11. Sackville Crow to Sec. Coke. Acknowledges receipt of letters of Feb. 14, which, "though they come not justified with" his hand, he shall act upon. Refers to his letters to "my Lord" [the Duke] for a particular account of the state they are in.
March 2. 12. Commissioners of the Navy to Buckingham. Edward Maplesden and three others, masters of the merchant ships taken up for the King's service, had been allowed to continue masters of their own ships, with Buckingham's approbation, but not having been formally appointed are now dismissed. The Commissioners give them high commendation, and appeal to the Duke to continue them by his warrant.
March 2. 13. Sir Thomas Playters, Sir John Wentworth, and Sir John Rous to the same. Recommend to his consideration the petition of the poor distressed fishermen of Suffolk and Norfolk, and desire him to appoint a convoy for their ships to Iceland and the North Seas. [Copy.]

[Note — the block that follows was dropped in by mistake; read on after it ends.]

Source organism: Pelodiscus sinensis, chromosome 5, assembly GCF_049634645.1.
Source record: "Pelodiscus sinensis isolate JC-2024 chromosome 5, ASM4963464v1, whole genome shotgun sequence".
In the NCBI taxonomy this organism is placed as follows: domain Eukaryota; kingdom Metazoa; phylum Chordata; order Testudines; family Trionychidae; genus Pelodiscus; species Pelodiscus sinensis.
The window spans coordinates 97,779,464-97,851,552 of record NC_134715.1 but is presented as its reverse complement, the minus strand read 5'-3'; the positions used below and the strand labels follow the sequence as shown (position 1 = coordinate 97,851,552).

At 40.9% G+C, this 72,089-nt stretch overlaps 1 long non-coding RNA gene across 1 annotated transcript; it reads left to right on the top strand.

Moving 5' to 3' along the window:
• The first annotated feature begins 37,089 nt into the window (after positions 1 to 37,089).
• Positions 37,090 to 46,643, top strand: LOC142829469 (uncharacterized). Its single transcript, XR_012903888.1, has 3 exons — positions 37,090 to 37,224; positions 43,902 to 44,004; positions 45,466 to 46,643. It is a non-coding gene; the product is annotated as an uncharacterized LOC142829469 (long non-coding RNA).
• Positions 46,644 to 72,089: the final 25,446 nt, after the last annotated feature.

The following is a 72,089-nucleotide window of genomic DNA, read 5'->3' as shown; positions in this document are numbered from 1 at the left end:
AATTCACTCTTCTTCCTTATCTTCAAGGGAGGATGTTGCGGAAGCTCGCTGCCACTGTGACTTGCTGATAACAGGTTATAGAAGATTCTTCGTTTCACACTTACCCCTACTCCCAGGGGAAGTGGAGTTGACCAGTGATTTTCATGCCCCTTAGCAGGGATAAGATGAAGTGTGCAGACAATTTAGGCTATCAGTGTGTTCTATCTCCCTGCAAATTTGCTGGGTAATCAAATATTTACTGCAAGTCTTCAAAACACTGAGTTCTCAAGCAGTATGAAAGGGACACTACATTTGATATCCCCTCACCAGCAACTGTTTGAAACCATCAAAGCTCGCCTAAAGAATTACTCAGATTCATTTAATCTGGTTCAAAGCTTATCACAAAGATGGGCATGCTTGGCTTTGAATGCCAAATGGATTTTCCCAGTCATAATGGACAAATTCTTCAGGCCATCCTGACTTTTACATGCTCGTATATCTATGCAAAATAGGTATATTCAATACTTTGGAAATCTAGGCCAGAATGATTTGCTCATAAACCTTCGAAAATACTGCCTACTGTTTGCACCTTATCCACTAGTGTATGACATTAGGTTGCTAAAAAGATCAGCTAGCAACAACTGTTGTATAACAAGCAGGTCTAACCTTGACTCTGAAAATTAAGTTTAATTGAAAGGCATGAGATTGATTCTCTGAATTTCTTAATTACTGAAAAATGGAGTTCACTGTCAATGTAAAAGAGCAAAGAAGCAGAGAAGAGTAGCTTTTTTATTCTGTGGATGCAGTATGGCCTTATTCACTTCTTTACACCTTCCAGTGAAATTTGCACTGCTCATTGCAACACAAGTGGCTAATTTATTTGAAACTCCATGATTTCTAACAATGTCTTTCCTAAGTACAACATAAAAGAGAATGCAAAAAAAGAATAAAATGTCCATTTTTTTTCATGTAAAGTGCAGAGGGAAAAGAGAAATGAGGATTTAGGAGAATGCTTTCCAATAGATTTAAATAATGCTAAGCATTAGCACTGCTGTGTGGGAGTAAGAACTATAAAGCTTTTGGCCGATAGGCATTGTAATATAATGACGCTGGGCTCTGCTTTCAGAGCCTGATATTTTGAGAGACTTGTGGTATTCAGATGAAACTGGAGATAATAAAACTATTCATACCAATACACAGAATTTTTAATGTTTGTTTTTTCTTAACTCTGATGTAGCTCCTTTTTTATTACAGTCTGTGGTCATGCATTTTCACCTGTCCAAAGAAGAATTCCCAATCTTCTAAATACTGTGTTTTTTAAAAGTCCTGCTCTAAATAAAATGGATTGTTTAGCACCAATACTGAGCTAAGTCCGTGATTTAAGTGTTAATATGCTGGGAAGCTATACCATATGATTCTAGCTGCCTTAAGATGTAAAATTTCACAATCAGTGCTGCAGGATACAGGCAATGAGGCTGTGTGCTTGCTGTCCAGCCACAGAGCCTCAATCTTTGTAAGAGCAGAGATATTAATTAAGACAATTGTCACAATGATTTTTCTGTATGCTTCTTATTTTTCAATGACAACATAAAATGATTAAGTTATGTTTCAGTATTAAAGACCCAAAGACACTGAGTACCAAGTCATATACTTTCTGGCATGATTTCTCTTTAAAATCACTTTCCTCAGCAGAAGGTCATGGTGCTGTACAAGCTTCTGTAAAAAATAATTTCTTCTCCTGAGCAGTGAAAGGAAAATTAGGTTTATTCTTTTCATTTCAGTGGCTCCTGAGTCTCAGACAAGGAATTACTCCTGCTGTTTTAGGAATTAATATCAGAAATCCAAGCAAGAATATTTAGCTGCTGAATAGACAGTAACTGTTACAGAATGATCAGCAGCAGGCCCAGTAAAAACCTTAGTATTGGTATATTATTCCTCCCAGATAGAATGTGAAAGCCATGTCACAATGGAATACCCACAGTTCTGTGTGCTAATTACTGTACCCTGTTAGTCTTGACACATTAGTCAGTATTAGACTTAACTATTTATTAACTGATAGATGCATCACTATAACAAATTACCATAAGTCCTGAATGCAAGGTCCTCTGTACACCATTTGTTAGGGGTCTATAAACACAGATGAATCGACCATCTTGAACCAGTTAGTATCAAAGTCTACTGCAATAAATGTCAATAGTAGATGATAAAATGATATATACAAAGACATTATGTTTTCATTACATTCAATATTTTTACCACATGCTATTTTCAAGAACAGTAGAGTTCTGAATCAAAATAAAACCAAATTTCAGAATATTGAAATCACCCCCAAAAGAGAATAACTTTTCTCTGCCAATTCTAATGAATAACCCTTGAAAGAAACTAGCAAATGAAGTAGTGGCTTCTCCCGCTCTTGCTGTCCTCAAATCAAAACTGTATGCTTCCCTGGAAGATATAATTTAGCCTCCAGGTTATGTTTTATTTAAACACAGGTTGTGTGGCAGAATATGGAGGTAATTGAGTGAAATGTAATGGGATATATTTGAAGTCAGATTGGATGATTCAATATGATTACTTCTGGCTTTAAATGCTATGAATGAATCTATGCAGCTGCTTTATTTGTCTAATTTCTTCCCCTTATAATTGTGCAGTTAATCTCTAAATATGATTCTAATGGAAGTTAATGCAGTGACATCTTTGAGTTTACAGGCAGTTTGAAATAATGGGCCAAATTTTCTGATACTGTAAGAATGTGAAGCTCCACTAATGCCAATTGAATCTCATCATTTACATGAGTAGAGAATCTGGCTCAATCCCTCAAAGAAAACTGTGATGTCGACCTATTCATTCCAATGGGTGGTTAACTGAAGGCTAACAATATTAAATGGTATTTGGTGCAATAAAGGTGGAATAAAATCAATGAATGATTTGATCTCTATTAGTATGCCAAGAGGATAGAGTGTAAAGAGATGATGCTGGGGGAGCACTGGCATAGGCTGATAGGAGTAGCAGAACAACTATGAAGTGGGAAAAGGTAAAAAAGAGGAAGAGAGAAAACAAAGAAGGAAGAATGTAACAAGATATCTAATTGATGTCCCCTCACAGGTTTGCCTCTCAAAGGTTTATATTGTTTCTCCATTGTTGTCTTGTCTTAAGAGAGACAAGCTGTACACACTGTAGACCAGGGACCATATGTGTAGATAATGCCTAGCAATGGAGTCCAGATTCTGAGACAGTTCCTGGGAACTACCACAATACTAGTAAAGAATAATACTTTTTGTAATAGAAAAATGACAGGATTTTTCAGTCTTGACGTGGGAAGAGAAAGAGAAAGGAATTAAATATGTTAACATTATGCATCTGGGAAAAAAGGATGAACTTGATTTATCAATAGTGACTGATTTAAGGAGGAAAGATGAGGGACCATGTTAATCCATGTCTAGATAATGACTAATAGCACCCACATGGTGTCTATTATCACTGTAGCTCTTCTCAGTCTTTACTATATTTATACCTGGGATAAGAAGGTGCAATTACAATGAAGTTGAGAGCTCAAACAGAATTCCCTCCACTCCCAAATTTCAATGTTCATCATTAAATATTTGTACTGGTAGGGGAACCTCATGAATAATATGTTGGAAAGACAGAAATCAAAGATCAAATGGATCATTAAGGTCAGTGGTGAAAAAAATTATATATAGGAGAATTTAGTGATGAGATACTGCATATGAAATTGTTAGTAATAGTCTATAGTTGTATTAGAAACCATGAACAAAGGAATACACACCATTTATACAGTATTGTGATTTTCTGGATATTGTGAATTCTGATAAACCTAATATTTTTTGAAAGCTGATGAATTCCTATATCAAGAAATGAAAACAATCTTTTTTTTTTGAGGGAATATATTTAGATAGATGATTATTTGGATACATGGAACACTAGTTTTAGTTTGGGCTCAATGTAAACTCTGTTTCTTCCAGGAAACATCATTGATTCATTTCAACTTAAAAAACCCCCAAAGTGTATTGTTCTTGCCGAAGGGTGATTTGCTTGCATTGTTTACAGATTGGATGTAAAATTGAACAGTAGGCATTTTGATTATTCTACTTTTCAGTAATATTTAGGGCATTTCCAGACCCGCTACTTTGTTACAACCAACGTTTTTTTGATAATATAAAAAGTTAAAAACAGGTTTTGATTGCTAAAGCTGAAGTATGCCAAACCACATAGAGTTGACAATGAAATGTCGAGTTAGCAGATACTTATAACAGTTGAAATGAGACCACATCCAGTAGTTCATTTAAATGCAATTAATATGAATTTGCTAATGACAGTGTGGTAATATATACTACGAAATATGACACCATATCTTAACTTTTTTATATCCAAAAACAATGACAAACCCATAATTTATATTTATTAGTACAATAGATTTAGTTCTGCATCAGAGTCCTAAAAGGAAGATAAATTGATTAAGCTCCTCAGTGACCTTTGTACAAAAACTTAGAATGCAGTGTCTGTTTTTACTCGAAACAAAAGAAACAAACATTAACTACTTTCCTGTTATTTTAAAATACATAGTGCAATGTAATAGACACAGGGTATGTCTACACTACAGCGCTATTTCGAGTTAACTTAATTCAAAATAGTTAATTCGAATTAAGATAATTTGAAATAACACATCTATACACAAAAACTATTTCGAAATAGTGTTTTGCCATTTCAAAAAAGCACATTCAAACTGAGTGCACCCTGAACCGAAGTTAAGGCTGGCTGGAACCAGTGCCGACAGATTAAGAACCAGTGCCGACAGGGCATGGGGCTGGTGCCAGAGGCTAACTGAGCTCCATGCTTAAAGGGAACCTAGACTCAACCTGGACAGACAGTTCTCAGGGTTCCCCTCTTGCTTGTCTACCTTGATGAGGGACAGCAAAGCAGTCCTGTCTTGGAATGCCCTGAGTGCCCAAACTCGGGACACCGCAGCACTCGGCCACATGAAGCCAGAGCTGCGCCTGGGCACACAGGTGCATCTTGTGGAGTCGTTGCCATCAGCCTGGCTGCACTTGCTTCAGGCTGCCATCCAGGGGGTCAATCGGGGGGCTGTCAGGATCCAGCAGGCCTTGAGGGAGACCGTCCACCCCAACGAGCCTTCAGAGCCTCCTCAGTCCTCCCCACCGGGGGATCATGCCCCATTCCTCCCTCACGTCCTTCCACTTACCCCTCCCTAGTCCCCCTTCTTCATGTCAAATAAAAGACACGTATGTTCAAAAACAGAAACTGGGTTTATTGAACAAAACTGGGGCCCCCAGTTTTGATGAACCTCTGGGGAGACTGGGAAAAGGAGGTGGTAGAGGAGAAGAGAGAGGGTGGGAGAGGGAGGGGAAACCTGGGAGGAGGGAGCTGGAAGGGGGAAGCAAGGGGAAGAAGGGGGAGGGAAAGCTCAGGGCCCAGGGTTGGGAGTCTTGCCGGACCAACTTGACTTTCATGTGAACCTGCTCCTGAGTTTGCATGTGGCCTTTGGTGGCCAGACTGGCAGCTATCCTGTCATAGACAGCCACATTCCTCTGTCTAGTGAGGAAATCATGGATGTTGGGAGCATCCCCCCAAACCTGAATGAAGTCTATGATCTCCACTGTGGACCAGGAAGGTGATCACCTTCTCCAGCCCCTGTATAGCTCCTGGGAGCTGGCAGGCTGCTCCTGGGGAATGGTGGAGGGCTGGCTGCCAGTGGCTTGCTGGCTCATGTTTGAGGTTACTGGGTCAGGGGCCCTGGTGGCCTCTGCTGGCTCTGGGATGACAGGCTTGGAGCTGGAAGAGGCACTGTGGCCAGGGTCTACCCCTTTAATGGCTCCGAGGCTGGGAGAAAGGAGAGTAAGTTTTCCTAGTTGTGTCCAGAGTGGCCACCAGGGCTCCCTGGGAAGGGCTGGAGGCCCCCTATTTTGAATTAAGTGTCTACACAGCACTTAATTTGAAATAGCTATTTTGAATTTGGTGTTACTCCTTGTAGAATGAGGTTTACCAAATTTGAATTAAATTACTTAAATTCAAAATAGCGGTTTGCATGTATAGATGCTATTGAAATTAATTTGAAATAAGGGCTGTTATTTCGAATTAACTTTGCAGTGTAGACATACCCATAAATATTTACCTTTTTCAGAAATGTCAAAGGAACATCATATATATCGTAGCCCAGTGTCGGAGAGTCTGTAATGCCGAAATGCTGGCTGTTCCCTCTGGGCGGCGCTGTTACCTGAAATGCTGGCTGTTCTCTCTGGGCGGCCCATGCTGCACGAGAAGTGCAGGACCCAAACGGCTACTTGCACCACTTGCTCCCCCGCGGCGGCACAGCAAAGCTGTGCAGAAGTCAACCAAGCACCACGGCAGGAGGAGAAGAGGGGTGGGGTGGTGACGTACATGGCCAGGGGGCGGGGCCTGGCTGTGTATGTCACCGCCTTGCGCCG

March 2.
Aboard the Entrance.
14. Sir Henry Palmer to the same. Had been aboard most of the returned ships, and found them unserviceable. If men and provisions were forthwith sent, would fit out the Rainbow, the Garland, the Dreadnought, three of the colliers, his own ship and two prizes, and hoped with them he might effect something. In the meantime, would send out two of the best sailers to discover the force and intentions of the enemy. Has entreated the assistance of Sir Thos. Love and Sir John Chudleigh. Desires a warrant for pilots. Has stayed an Irish bark laden with hogshead staves intended, as he thinks, for Dunkirk.
March 3.
Whitehall.
Sec. Conway to Mr. Recorder [Sir Heneage Finch.] For the release of William Sturley, apprehended and put into Newgate for a priest, upon sufficient bail. [Minute, Conway's Letter Book, p. 246.]
March 3
Whitehall.